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Preventing animal bites
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Animal Matters

Preventing animal bites

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Most of us humans would like to put the year 2020 behind us. For our pets, 2020 was a year they will never forget. Their owners were home all the time, they got to take many walks throughout the day and they became internet sensations during Zoom meetings. As we all know, our pets have emotions just like the rest of us. Even though us being home with our pets has brought them joy, let's be honest: at times our pets were probably annoyed with all the selfies and silly outfits we made them wear. Imagine spending every waking minute with your partner. At some point they will get on your nerves.

This brings us to the observed correlation we have discovered over the past few months at Animal Services. In Burke County, we have seen a 300% increase in the number of bite cases we have had to investigate. We believe this may be due to us spending more time at home loving and, perhaps, annoying our pets.

No one wants to be bitten by their very own cat or dog. Once an animal has bitten, even if they are current on their rabies vaccine, they must be quarantined for 10 days. In some instances, owners decide they no longer want their pet, and they end up surrendering them to the shelter. This bite history follows this pet forever. It does not matter if the bite was provoked or unprovoked, it can make it difficult to rehome the animal and sometimes ends in euthanasia.

Based on the investigations we have conducted, most of these bites are completely preventable and were usually provoked by the victim. So, let us discuss how animals communicate. Animals cannot speak to us. It is up to us to read their body language to anticipate their next move. In most cases, animals are showing stress signals before the bite occurs. This may include lip licking, avoiding eye contact, and yawning. These normally take place before an animal starts to growl or bite. It is important as a pet owner or someone who is around animals during their daily routine (postal workers, delivery drivers, for example) to educate themselves on animal behavior, to increase their own safety as well as that of the animal.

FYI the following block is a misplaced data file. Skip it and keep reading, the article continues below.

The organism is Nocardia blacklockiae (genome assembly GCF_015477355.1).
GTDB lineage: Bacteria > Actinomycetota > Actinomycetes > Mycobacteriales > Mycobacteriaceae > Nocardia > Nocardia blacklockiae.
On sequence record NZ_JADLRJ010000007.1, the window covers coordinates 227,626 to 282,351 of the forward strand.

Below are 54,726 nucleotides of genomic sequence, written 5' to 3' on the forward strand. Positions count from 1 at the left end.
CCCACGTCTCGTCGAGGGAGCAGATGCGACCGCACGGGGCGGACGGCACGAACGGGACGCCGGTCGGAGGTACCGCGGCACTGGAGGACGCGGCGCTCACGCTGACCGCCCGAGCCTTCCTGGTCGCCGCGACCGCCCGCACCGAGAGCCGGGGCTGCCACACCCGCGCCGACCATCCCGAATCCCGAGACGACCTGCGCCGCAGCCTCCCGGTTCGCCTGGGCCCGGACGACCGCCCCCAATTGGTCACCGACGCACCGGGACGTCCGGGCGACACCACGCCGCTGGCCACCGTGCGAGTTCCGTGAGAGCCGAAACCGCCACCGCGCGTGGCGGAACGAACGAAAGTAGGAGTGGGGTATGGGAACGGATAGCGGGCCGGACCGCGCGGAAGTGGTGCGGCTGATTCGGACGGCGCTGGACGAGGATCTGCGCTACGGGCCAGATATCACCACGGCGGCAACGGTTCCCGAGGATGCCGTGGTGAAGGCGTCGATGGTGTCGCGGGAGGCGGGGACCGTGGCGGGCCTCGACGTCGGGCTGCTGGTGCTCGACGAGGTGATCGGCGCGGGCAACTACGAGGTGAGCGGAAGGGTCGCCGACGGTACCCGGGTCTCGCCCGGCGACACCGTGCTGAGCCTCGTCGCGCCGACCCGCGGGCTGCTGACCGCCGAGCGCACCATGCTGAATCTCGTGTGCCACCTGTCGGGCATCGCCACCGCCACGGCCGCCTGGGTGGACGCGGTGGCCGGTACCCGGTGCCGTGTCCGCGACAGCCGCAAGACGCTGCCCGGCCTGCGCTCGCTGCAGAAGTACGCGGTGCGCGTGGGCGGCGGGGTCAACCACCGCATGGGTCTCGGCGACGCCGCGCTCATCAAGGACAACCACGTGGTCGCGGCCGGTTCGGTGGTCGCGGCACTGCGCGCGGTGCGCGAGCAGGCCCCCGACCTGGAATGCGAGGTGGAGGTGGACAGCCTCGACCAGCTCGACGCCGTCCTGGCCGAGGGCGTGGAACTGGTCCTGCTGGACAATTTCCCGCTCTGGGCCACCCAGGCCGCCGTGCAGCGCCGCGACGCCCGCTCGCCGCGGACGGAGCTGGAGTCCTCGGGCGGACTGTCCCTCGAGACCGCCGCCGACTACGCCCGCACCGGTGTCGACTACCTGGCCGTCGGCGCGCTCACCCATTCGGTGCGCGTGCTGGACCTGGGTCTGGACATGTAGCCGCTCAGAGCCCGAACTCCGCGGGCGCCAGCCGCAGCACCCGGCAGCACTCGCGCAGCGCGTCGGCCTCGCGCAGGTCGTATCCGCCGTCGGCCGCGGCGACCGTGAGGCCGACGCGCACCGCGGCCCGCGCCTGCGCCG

Below are tips to help your pet cope with being stuck at home with family 24 hours a day.

* Make sure your pet has a safe pace of their own. This should be a place like a crate or a room where they can decompress. If a pet is in their space, they should be left alone.

* If you are having company over, consider keeping your pets separate unless the pet is comfortable with strangers.

* Allow your pets ample time to exercise their bodies and their brains. This could include long walks or enrichment puzzle toys to keep them occupied.

* Teach your children how to respect animals and what signals to look for when a cat or dog is stressed. Never leave your young children unattended with your pets.

* Make a point to research appropriate body language. Learn signals of escalating stress.

* Do not try and pet stray animals. If you see a healthy stray animal, let it be and hopefully it will find its way back to its family. If you see the animal more than once or they are sick or injured, please call Animal Services for assistance.

* Keep your pets up if you are expecting a delivery or have a safe place designated for the delivery driver to place the package.

* Make sure your pet is current on all vaccinations including their rabies vaccine. Rabies vaccines are mandatory for all cats, dogs, and ferrets over 4 months of age.

* Keep in mind that as pets age, like us, they can develop soreness from arthritis and other body stresses. When animals experience pain, it is a natural response to want to bite, snap at, or scratch whatever is causing the pain. If you feel your pet is not as chipper as it used to be and you feel they may be in pain, consult with your veterinarian.

Remember, we are all in this together. This knowledge can help prevent bites and heartache for you and your pets.

Kaitlin Settlemyre, RVT, is the Burke County Animal Services director.

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